Maine, the largest of the six New England states, lies at the northeastern corner of the country. Maine became the 23rd state on March 15, 1820, as part of the Missouri Compromise, which allowed Missouri to enter the union as a slave state and Maine as a free state. Maine is bounded by the Canadian provinces of Quebec and New Brunswick, and by New Hampshire. Maine is famous for its rocky coastline, and is the leading U.S. producer of lobsters and blueberries.
Date of Statehood: March 15, 1820
Population: 1,328,361 (2010)
Size: 35,384 square miles
Nickname(s): Pine Tree State; Vacationland
Motto: Dirigo (“I lead”)
Tree: White Pine
Flower: White Pine Cone
- English colonists led by George Popham established Fort St. George in Maine in 1607, the same year Jamestown, Virginia, was founded. Overwhelmed by the harsh climate and left leaderless after Popham’s death, the colonists returned to England a year later—resulting in Jamestown being regarded as the first permanent colony in North America.
- Agamenticus was the first city to be chartered in the United States in 1641. In 1642, it was renamed Gorgeana and incorporated as the first city. When the Massachusetts Bay Colony annexed southwestern Maine in 1652, Gorgeana was reincorporated as York.
- Due to a long stretch of drought-like conditions that began in the summer of 1947, a series of subsequent fires destroyed more than 200,000 acres in what became known as “the year Maine burned.”
- The Ice Storm of 1998, which knocked out power to half of the state for more than two weeks in January and resulted in hundreds of millions of dollars in damages, is considered to be one of the worst natural disasters in Maine’s history.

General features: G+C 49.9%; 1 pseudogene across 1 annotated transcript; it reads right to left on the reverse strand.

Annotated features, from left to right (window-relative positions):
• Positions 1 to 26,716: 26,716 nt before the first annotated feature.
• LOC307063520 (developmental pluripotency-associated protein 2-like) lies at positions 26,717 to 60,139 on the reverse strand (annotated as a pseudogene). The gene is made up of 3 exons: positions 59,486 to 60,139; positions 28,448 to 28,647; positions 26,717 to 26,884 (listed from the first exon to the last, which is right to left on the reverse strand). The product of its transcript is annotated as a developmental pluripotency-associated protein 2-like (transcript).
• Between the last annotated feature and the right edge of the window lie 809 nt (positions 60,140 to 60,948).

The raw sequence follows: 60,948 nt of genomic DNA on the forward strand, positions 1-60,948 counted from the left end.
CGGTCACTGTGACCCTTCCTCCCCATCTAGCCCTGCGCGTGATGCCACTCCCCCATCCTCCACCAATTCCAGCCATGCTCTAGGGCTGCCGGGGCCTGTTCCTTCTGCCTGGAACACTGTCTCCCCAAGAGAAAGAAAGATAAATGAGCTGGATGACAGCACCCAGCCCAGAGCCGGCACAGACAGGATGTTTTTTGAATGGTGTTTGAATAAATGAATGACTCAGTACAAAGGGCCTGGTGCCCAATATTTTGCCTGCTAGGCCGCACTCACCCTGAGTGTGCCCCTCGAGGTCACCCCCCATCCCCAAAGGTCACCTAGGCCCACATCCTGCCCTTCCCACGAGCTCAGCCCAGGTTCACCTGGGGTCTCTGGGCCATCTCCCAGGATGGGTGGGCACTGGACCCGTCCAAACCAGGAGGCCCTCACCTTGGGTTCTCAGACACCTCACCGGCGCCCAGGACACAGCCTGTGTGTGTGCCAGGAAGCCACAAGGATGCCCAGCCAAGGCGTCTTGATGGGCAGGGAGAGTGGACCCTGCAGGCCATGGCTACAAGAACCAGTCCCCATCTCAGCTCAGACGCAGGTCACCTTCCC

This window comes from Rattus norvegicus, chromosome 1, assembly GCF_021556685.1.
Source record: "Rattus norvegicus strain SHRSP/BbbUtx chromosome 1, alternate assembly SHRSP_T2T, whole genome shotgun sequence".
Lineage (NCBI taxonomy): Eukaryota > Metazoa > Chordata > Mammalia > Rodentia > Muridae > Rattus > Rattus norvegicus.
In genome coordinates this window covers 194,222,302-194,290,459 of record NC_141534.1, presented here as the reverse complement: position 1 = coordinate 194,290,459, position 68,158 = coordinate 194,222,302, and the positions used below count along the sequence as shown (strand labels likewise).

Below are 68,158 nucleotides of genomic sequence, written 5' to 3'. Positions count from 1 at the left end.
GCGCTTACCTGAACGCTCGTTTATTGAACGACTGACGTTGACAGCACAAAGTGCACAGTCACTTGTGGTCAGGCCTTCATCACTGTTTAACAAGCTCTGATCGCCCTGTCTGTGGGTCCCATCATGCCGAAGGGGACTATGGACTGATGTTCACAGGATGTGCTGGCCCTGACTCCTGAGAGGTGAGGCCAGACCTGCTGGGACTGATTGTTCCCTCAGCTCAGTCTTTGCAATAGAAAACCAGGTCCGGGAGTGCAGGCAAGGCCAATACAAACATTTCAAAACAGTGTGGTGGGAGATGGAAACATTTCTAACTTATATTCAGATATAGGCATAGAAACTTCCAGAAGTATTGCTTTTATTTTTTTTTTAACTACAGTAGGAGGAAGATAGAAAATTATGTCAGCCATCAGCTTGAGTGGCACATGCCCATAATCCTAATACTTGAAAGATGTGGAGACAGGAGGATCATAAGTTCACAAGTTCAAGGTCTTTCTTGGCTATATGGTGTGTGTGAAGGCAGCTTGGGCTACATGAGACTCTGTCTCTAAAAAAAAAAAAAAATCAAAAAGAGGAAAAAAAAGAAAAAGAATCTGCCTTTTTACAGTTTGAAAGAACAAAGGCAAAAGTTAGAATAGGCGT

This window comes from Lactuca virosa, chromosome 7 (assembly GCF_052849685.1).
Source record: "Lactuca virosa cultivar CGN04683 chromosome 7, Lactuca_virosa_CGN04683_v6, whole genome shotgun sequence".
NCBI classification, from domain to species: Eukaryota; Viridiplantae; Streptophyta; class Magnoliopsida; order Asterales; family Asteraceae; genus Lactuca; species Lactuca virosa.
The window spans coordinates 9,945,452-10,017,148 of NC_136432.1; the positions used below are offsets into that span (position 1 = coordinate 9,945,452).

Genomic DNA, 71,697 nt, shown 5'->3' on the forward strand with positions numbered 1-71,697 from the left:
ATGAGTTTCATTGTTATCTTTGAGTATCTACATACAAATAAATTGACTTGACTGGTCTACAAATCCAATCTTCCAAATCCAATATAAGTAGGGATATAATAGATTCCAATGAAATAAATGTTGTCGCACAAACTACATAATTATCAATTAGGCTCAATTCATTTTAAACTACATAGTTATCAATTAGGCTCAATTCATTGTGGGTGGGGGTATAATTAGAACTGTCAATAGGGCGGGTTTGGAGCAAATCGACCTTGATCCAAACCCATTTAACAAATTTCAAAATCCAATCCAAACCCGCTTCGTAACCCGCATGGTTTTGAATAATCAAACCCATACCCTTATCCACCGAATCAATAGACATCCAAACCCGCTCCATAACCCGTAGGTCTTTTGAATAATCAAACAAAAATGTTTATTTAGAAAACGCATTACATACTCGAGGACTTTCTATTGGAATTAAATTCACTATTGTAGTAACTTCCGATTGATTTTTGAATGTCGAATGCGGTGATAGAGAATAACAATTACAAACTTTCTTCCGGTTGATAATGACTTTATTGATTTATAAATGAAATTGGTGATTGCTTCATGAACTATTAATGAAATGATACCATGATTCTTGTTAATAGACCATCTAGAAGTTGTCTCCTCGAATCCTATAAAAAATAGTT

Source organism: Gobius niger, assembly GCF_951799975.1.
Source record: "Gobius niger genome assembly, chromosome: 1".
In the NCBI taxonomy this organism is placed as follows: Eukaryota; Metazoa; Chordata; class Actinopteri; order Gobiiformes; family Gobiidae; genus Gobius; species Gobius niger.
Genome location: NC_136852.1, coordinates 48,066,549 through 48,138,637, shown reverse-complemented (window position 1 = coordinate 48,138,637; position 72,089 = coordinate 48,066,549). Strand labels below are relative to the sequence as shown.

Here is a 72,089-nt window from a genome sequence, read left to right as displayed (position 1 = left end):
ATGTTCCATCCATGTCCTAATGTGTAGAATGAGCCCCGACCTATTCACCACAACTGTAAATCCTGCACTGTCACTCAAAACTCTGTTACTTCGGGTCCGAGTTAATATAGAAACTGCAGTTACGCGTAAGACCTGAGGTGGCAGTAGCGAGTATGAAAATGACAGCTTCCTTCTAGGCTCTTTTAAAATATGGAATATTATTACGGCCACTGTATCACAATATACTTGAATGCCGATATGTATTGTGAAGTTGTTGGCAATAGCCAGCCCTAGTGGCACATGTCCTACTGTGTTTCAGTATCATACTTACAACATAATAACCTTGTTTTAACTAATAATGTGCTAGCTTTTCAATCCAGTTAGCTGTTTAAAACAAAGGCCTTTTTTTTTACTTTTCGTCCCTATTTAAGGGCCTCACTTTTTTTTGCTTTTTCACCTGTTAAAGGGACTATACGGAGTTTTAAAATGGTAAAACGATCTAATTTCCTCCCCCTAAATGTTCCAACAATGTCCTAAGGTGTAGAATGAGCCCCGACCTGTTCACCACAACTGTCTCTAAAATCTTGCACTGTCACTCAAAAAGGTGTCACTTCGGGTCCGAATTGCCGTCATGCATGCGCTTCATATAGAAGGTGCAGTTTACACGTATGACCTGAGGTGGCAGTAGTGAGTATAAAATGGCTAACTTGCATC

- Eastport is the easternmost city in the continental United States. Only slightly further east is the town of Lubec, Maine.
- More than 100 million pounds of lobster were harvested off the coast of Maine in 2011. Now generally considered to be an expensive delicacy, lobsters were commonly fed to inmates and indentured servants, or ground up and used as fertilizer, during the colonial era.
How to Cite this Page:
Maine. (2013). The History Channel website. Retrieved 1:52, May 26, 2013, from http://www.history.com/topics/maine.
Maine. [Internet]. 2013. The History Channel website. Available from: http://www.history.com/topics/maine [Accessed 26 May 2013].
“Maine.” 2013. The History Channel website. May 26 2013, 1:52 http://www.history.com/topics/maine.
“Maine,” The History Channel website, 2013, http://www.history.com/topics/maine [accessed May 26, 2013].
“Maine,” The History Channel website, http://www.history.com/topics/maine (accessed May 26, 2013).
Maine [Internet]. The History Channel website; 2013 [cited 2013 May 26] Available from: http://www.history.com/topics/maine.
Maine, http://www.history.com/topics/maine (last visited May 26, 2013).
Maine. The History Channel website. 2013. Available at: http://www.history.com/topics/maine. Accessed May 26, 2013.